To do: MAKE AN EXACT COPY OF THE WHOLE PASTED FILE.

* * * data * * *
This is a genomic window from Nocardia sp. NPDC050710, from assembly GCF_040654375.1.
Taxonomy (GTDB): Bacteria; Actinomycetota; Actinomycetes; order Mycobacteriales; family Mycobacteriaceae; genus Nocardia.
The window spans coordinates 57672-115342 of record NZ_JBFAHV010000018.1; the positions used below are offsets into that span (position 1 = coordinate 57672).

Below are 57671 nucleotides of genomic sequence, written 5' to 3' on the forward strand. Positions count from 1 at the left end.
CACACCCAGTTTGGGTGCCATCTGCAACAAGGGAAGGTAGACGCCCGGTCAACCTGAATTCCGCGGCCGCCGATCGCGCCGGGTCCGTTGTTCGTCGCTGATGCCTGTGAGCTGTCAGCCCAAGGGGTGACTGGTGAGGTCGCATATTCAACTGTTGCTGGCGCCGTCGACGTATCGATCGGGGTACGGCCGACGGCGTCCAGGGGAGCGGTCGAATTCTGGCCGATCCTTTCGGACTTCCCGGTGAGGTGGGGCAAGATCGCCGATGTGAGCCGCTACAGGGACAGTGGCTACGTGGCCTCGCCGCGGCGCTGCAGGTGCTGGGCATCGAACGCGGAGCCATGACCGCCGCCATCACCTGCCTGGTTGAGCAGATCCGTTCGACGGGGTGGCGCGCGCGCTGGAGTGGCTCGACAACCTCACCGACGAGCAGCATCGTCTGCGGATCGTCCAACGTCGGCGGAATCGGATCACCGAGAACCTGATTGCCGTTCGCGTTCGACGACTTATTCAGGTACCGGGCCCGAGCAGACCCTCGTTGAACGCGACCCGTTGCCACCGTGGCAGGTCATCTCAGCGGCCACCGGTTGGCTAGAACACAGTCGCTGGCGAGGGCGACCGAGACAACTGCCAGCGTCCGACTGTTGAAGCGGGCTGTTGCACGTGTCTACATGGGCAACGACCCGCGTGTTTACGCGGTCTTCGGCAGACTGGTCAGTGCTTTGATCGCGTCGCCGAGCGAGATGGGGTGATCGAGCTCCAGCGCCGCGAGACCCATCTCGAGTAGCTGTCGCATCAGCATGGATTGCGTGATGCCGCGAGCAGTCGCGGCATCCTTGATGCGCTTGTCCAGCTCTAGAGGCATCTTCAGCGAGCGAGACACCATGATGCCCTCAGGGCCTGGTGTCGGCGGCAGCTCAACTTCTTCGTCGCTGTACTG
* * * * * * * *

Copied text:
This is a genomic window from Nocardia sp. NPDC050710, from assembly GCF_040654375.1.
Taxonomy (GTDB): Bacteria; Actinomycetota; Actinomycetes; order Mycobacteriales; family Mycobacteriaceae; genus Nocardia.
The window spans coordinates 57672-115342 of record NZ_JBFAHV010000018.1; the positions used below are offsets into that span (position 1 = coordinate 57672).

Below are 57671 nucleotides of genomic sequence, written 5' to 3' on the forward strand. Positions count from 1 at the left end.
CACACCCAGTTTGGGTGCCATCTGCAACAAGGGAAGGTAGACGCCCGGTCAACCTGAATTCCGCGGCCGCCGATCGCGCCGGGTCCGTTGTTCGTCGCTGATGCCTGTGAGCTGTCAGCCCAAGGGGTGACTGGTGAGGTCGCATATTCAACTGTTGCTGGCGCCGTCGACGTATCGATCGGGGTACGGCCGACGGCGTCCAGGGGAGCGGTCGAATTCTGGCCGATCCTTTCGGACTTCCCGGTGAGGTGGGGCAAGATCGCCGATGTGAGCCGCTACAGGGACAGTGGCTACGTGGCCTCGCCGCGGCGCTGCAGGTGCTGGGCATCGAACGCGGAGCCATGACCGCCGCCATCACCTGCCTGGTTGAGCAGATCCGTTCGACGGGGTGGCGCGCGCGCTGGAGTGGCTCGACAACCTCACCGACGAGCAGCATCGTCTGCGGATCGTCCAACGTCGGCGGAATCGGATCACCGAGAACCTGATTGCCGTTCGCGTTCGACGACTTATTCAGGTACCGGGCCCGAGCAGACCCTCGTTGAACGCGACCCGTTGCCACCGTGGCAGGTCATCTCAGCGGCCACCGGTTGGCTAGAACACAGTCGCTGGCGAGGGCGACCGAGACAACTGCCAGCGTCCGACTGTTGAAGCGGGCTGTTGCACGTGTCTACATGGGCAACGACCCGCGTGTTTACGCGGTCTTCGGCAGACTGGTCAGTGCTTTGATCGCGTCGCCGAGCGAGATGGGGTGATCGAGCTCCAGCGCCGCGAGACCCATCTCGAGTAGCTGTCGCATCAGCATGGATTGCGTGATGCCGCGAGCAGTCGCGGCATCCTTGATGCGCTTGTCCAGCTCTAGAGGCATCTTCAGCGAGCGAGACACCATGATGCCCTCAGGGCCTGGTGTCGGCGGCAGCTCAACTTCTTCGTCGCTGTACTG